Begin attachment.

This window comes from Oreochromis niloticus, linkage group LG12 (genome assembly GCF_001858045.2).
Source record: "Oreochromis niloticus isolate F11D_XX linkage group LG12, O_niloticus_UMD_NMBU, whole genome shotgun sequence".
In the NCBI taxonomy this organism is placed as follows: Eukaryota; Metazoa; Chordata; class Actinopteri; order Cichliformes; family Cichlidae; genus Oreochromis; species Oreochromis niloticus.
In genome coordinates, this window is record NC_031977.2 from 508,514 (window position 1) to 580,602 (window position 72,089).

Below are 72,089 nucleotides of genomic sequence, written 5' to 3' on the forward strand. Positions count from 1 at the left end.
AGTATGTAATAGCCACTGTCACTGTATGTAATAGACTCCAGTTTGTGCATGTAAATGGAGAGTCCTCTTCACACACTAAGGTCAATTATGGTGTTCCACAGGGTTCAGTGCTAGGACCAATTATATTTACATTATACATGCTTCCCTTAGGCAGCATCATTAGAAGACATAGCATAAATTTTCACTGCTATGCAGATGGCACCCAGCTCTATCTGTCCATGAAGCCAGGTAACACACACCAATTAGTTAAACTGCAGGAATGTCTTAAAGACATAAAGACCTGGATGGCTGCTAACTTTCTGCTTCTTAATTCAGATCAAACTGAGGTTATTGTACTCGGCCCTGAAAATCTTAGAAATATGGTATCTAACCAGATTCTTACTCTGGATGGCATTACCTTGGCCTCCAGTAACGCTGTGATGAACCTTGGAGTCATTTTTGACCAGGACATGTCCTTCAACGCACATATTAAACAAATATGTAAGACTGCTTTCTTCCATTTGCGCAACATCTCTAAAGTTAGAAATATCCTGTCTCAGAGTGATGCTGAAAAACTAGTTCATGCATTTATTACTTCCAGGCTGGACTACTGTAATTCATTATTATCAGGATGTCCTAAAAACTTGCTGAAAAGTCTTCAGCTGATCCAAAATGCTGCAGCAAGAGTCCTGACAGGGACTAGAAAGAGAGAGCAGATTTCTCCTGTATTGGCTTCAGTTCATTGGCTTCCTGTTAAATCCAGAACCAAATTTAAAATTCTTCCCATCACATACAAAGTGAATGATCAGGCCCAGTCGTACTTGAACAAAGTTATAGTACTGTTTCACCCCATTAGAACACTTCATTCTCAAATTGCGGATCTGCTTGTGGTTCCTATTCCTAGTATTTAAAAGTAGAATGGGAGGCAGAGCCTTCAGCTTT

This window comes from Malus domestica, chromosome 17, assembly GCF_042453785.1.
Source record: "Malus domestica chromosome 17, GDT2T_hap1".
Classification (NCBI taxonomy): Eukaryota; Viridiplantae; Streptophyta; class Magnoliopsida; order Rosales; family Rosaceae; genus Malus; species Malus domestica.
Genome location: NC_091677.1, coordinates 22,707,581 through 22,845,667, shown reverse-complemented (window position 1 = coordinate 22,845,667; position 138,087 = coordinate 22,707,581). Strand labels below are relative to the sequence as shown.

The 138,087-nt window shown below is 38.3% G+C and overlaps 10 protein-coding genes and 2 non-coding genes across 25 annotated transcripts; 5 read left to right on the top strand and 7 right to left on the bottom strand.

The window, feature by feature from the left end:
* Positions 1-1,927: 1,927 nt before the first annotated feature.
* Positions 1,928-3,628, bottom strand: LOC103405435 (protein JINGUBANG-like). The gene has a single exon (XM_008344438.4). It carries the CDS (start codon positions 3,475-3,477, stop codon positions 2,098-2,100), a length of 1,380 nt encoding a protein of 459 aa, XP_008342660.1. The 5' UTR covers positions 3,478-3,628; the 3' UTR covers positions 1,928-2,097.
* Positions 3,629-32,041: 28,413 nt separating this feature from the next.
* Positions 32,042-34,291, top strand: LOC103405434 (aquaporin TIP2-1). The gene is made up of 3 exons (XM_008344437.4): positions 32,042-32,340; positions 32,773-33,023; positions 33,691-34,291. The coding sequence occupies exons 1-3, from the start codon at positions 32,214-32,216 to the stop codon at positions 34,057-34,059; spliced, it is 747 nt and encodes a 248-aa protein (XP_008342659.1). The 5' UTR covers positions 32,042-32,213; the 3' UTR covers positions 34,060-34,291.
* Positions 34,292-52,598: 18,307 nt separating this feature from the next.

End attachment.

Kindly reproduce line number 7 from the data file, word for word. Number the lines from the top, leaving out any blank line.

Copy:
This window comes from Malus domestica, chromosome 17, assembly GCF_042453785.1.